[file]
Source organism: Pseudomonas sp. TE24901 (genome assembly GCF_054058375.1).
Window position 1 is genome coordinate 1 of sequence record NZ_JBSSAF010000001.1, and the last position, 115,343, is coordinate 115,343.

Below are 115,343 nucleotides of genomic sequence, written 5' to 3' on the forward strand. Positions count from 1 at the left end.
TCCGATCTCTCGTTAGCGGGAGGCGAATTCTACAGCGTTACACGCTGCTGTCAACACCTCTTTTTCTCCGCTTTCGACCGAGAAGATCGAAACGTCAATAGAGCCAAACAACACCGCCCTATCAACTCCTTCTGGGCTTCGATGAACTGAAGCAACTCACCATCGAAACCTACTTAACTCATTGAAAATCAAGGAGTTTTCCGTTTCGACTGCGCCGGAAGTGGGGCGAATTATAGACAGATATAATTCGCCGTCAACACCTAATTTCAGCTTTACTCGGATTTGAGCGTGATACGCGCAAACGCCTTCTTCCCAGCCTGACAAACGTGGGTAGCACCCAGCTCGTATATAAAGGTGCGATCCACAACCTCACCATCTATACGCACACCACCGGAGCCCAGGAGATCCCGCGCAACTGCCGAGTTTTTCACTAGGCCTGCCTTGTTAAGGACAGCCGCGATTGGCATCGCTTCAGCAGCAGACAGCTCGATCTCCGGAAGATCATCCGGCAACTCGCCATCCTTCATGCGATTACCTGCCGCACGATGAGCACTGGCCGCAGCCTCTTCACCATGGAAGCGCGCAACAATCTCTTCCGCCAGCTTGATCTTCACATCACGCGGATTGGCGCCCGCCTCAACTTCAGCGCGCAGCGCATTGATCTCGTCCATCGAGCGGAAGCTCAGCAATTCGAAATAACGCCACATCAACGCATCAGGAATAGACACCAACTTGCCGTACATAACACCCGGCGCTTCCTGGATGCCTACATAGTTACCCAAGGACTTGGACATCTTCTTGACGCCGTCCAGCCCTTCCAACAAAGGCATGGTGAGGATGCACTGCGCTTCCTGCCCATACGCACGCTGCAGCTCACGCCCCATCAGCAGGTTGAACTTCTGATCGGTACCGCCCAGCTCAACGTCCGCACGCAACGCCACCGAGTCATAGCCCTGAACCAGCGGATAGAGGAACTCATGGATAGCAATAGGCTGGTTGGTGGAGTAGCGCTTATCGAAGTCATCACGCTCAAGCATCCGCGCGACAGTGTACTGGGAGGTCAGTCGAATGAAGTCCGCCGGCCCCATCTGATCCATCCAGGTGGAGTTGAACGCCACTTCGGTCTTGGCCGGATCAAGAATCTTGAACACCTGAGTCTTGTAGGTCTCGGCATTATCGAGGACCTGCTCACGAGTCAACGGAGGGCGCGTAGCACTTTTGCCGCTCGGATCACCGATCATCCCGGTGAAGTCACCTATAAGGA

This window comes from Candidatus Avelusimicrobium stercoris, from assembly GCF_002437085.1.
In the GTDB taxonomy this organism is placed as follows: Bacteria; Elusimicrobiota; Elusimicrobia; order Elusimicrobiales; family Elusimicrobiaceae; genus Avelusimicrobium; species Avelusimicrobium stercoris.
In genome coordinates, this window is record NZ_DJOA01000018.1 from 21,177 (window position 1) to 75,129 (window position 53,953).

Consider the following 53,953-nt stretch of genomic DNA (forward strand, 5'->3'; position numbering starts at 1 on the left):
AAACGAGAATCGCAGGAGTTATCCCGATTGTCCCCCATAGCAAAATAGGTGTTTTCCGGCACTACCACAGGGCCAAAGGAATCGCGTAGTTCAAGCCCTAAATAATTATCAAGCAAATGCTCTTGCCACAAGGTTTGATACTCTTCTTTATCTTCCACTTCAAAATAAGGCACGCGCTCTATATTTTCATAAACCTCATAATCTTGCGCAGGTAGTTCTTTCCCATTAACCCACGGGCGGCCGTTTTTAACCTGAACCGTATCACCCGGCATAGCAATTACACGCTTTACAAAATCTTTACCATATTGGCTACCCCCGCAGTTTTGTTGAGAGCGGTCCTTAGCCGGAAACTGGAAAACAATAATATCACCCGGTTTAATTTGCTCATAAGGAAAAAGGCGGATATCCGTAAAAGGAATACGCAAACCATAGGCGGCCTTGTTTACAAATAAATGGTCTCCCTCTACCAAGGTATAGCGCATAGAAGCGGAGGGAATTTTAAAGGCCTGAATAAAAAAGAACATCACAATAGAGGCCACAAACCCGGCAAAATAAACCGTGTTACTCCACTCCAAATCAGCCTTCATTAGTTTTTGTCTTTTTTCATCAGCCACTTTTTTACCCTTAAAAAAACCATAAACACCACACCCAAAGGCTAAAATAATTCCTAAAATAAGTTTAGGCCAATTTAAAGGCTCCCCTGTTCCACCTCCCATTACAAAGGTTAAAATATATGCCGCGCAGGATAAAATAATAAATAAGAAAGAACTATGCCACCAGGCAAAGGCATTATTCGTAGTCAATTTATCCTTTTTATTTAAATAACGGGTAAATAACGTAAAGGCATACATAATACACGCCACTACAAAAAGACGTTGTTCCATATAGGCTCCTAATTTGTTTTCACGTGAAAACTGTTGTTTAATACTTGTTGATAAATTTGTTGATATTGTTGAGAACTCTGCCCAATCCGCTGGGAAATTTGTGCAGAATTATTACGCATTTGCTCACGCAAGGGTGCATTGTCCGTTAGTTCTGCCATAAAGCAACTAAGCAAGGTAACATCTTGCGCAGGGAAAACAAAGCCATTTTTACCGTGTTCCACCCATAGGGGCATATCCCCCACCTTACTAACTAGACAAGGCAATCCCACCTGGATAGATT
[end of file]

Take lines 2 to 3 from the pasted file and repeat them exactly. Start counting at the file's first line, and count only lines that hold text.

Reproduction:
Window position 1 is genome coordinate 1 of sequence record NZ_JBSSAF010000001.1, and the last position, 115,343, is coordinate 115,343.

Below are 115,343 nucleotides of genomic sequence, written 5' to 3' on the forward strand. Positions count from 1 at the left end.